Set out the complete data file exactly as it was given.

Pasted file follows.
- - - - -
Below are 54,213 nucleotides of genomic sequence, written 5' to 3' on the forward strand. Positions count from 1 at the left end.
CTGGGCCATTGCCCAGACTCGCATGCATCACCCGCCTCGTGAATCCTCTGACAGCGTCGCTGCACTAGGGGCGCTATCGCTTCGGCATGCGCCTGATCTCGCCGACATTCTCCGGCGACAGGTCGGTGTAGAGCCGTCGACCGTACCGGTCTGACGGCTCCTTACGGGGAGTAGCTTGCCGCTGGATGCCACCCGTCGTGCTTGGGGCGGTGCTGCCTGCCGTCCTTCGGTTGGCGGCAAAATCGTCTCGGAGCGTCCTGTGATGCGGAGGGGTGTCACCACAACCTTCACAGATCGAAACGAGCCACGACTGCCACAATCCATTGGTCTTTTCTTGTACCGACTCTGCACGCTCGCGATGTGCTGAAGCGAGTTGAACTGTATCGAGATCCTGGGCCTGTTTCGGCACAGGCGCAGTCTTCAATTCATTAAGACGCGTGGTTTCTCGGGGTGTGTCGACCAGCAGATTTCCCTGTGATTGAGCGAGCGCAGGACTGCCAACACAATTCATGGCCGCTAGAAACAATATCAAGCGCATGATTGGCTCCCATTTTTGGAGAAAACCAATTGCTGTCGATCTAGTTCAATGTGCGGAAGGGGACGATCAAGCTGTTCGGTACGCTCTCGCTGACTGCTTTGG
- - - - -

Below are 54,213 nucleotides of genomic sequence, written 5' to 3' on the forward strand. Positions count from 1 at the left end.
CTGGGCCATTGCCCAGACTCGCATGCATCACCCGCCTCGTGAATCCTCTGACAGCGTCGCTGCACTAGGGGCGCTATCGCTTCGGCATGCGCCTGATCTCGCCGACATTCTCCGGCGACAGGTCGGTGTAGAGCCGTCGACCGTACCGGTCTGACGGCTCCTTACGGGGAGTAGCTTGCCGCTGGATGCCACCCGTCGTGCTTGGGGCGGTGCTGCCTGCCGTCCTTCGGTTGGCGGCAAAATCGTCTCGGAGCGTCCTGTGATGCGGAGGGGTGTCACCACAACCTTCACAGATCGAAACGAGCCACGACTGCCACAATCCATTGGTCTTTTCTTGTACCGACTCTGCACGCTCGCGATGTGCTGAAGCGAGTTGAACTGTATCGAGATCCTGGGCCTGTTTCGGCACAGGCGCAGTCTTCAATTCATTAAGACGCGTGGTTTCTCGGGGTGTGTCGACCAGCAGATTTCCCTGTGATTGAGCGAGCGCAGGACTGCCAACACAATTCATGGCCGCTAGAAACAATATCAAGCGCATGATTGGCTCCCATTTTTGGAGAAAACCAATTGCTGTCGATCTAGTTCAATGTGCGGAAGGGGACGATCAAGCTGTTCGGTACGCTCTCGCTGACTGCTTTGG